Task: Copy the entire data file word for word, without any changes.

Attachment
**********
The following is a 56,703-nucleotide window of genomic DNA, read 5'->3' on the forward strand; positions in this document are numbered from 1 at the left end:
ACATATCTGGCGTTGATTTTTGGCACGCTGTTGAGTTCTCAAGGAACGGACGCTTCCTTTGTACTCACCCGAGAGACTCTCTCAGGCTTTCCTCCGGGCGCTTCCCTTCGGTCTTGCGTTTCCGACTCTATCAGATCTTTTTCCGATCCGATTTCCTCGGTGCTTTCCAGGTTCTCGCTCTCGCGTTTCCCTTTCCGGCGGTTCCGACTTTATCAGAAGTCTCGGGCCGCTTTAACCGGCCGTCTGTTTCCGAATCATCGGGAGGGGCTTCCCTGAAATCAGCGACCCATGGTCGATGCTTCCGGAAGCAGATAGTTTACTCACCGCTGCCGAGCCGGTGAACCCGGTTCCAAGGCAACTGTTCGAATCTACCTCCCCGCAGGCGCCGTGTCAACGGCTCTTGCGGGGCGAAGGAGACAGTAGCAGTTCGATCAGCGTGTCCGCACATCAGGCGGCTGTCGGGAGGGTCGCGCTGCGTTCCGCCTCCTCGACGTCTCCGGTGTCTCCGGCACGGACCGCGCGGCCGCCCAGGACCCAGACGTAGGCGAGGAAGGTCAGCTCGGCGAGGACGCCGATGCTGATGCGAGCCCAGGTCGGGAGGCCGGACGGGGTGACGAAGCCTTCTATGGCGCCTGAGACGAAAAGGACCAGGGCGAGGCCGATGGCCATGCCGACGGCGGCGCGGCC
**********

The following is a 56,703-nucleotide window of genomic DNA, read 5'->3' on the forward strand; positions in this document are numbered from 1 at the left end:
ACATATCTGGCGTTGATTTTTGGCACGCTGTTGAGTTCTCAAGGAACGGACGCTTCCTTTGTACTCACCCGAGAGACTCTCTCAGGCTTTCCTCCGGGCGCTTCCCTTCGGTCTTGCGTTTCCGACTCTATCAGATCTTTTTCCGATCCGATTTCCTCGGTGCTTTCCAGGTTCTCGCTCTCGCGTTTCCCTTTCCGGCGGTTCCGACTTTATCAGAAGTCTCGGGCCGCTTTAACCGGCCGTCTGTTTCCGAATCATCGGGAGGGGCTTCCCTGAAATCAGCGACCCATGGTCGATGCTTCCGGAAGCAGATAGTTTACTCACCGCTGCCGAGCCGGTGAACCCGGTTCCAAGGCAACTGTTCGAATCTACCTCCCCGCAGGCGCCGTGTCAACGGCTCTTGCGGGGCGAAGGAGACAGTAGCAGTTCGATCAGCGTGTCCGCACATCAGGCGGCTGTCGGGAGGGTCGCGCTGCGTTCCGCCTCCTCGACGTCTCCGGTGTCTCCGGCACGGACCGCGCGGCCGCCCAGGACCCAGACGTAGGCGAGGAAGGTCAGCTCGGCGAGGACGCCGATGCTGATGCGAGCCCAGGTCGGGAGGCCGGACGGGGTGACGAAGCCTTCTATGGCGCCTGAGACGAAAAGGACCAGGGCGAGGCCGATGGCCATGCCGACGGCGGCGCGGCC